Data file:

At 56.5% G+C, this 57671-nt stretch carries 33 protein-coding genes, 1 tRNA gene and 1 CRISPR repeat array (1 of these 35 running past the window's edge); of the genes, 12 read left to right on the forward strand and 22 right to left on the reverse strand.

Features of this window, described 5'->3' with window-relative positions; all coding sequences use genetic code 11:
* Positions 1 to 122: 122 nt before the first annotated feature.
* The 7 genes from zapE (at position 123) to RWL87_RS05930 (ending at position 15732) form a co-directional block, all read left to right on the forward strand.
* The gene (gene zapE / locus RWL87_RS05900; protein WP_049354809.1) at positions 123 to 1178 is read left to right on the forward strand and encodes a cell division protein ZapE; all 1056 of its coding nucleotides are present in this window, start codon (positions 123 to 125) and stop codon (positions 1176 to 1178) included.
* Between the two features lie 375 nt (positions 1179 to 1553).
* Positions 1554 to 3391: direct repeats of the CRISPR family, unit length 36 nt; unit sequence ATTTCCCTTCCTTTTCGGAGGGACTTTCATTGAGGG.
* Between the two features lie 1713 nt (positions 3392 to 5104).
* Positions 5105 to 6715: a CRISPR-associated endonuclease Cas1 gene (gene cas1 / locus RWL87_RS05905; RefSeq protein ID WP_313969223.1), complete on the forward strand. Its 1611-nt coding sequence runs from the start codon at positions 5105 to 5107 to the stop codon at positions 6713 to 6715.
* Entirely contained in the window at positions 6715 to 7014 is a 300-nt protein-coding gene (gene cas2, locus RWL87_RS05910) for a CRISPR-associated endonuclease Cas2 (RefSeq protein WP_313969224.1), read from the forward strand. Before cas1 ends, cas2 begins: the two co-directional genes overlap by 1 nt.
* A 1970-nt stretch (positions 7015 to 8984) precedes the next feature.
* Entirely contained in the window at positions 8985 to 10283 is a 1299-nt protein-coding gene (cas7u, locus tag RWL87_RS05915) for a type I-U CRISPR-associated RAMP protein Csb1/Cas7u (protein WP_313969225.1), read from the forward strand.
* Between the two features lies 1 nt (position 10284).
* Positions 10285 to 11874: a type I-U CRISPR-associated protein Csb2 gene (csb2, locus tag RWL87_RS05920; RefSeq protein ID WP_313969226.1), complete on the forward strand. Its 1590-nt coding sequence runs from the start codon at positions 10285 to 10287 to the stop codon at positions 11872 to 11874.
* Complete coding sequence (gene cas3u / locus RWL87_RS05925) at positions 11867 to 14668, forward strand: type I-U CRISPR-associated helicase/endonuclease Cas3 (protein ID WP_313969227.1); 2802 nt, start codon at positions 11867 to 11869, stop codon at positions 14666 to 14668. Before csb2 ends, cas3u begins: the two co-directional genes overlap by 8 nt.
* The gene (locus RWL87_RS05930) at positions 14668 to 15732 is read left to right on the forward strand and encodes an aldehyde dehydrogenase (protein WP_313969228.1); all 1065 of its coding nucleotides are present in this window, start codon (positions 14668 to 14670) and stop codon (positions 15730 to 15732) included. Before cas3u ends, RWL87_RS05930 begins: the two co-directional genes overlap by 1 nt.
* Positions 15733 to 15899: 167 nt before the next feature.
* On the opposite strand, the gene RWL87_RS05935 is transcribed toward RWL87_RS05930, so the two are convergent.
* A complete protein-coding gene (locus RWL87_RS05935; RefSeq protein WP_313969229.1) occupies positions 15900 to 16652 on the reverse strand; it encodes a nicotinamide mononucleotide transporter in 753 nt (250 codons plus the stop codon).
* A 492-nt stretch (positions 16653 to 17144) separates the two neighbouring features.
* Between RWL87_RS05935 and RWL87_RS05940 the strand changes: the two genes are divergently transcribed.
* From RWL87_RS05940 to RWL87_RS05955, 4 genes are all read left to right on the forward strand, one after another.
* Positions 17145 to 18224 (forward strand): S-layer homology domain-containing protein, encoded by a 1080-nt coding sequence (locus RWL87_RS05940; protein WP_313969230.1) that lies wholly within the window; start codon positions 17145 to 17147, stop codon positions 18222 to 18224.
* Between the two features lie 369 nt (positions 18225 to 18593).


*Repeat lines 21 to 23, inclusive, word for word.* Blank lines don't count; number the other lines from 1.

* Between RWL87_RS05935 and RWL87_RS05940 the strand changes: the two genes are divergently transcribed.
* From RWL87_RS05940 to RWL87_RS05955, 4 genes are all read left to right on the forward strand, one after another.
* Positions 17145 to 18224 (forward strand): S-layer homology domain-containing protein, encoded by a 1080-nt coding sequence (locus RWL87_RS05940; protein WP_313969230.1) that lies wholly within the window; start codon positions 17145 to 17147, stop codon positions 18222 to 18224.